PETALING JAYA: The boss of one of the country’s largest hypermarket chains has urged Putrajaya to prioritise local retailers by enforcing existing guidelines governing foreign participation in the retail industry, following the government’s statement that hypermarkets will not be allowed to operate in interior areas.
Domestic Trade and Consumer Affairs Minister Saifuddin Nasution Ismail had said this was part of the government’s efforts to help small sundry shops operate in fringe and interior locations.
However, Ameer Ali Mydin, the managing director of hypermarket giant Mydin, told FMT that local players should be allowed to grow and move into areas where they see potential.
He said in general, he agreed that hypermarkets should not encroach into rural areas. Even if they were allowed to do so, he added, it was unlikely that they would given the business model which required large populations.
“But I would like the minister to go a step further and follow the existing guidelines, particularly the Guideline on Foreign Participation in the Distributive Trade Services Malaysia.”
This included conditions such as the allowance of one hypermarket for every 250,000 residents, he said.
In Nilai, he added, two foreign hypermarkets were already operating despite the population requirement not being met.
And although the guidelines prohibited foreign involvement in the mini market sector, he said, just two years ago a popular Japanese mini market had been allowed to set up, purportedly under the guise of franchising.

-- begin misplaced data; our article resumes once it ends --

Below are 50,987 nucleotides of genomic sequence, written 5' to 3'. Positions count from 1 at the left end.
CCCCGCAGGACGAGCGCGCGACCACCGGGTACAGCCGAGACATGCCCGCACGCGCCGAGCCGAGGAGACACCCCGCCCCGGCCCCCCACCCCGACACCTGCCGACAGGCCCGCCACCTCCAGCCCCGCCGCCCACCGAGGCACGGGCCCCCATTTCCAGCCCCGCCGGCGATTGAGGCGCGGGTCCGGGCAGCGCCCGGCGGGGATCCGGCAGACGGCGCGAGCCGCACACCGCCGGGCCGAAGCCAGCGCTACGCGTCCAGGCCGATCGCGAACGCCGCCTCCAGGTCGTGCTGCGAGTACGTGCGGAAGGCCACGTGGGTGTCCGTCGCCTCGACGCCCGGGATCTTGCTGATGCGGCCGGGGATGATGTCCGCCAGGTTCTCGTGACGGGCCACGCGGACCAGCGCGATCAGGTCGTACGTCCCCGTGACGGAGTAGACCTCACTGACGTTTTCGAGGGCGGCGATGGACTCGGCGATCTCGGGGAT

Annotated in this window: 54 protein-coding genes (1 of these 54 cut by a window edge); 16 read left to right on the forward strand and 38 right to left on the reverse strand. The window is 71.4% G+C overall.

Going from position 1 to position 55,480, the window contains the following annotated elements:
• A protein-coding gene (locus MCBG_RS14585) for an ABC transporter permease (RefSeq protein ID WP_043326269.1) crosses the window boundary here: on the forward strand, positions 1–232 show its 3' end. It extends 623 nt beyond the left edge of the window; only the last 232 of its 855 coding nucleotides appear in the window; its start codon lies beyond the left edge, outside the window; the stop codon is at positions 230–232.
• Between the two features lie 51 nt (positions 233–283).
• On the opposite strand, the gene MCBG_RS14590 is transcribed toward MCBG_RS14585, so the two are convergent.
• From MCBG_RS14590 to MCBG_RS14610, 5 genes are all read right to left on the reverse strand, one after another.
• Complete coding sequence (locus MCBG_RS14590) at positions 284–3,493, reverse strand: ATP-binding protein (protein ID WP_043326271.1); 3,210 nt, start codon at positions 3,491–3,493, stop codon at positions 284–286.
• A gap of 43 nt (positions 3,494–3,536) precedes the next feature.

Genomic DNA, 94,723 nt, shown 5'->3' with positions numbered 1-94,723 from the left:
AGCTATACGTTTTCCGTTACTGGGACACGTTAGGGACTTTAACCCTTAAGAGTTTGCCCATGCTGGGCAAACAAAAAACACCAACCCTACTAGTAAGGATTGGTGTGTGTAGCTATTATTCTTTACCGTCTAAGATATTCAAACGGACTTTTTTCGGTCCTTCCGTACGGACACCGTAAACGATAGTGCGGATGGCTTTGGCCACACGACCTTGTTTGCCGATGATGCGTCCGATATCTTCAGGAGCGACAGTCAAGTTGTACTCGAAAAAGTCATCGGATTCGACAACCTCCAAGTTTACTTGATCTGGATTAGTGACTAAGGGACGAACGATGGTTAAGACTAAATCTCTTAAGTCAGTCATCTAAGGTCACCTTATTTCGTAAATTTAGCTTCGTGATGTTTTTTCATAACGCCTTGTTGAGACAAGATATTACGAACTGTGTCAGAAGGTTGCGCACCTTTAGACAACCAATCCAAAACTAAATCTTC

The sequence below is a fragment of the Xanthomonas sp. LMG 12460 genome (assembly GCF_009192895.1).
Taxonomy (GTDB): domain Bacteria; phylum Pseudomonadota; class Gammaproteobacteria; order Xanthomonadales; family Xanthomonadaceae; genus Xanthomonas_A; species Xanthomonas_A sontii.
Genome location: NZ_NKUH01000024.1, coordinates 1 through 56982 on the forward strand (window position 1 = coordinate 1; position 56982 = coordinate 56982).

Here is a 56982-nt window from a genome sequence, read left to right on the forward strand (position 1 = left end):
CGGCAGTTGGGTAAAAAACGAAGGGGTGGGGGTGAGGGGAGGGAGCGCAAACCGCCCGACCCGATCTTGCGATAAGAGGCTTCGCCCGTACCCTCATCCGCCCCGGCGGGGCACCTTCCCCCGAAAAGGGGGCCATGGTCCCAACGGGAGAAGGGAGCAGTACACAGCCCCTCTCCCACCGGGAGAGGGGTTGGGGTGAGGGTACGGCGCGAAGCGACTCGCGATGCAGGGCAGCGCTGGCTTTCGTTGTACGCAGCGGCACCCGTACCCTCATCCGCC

“There is no way your typical mini market can compete with this Japanese mini market,” he said. “To my knowledge, the only foreign mini market franchise allowed to operate here is 7-Eleven, and even then only because it came to the country before the guidelines were drawn up.
“The ministry has not been following its own guidelines, so I hope they will start doing so.”
Universiti Tun Abdul Razak economist Barjoyai Bardai said with small grocery stores, people usually had to pay higher prices since smaller volumes of goods were brought in.
He added however that it was not viable for hypermarkets to enter such areas due to the lack of customers.
He suggested a “win-win” solution where hypermarkets are allowed to open “mini hypermarkets”.
“Essentially, this will see small-time entrepreneurs opening up shops and working with hypermarkets. The entrepreneurs would provide the venue and workers while the hypermarkets would supply goods to the mini hypermarkets on a consignment basis.”
With this arrangement, he said, the entrepreneurs would become franchisees while getting a cut from the hypermarkets they worked with.
“This is more viable. The mini hypermarket can enjoy lower prices of goods from the hypermarket and sell the items more cheaply than a regular mini-market in such areas.”
Barjoyai added that mid-sized chains like 99Speedmart would likely have a bigger impact in fringe and interior areas in the near future.
“These chains meet basic needs, and if you look at the items they sell, they are mostly dry goods. So they can meet the needs of the people who would then only need to get their fresh food from the market.”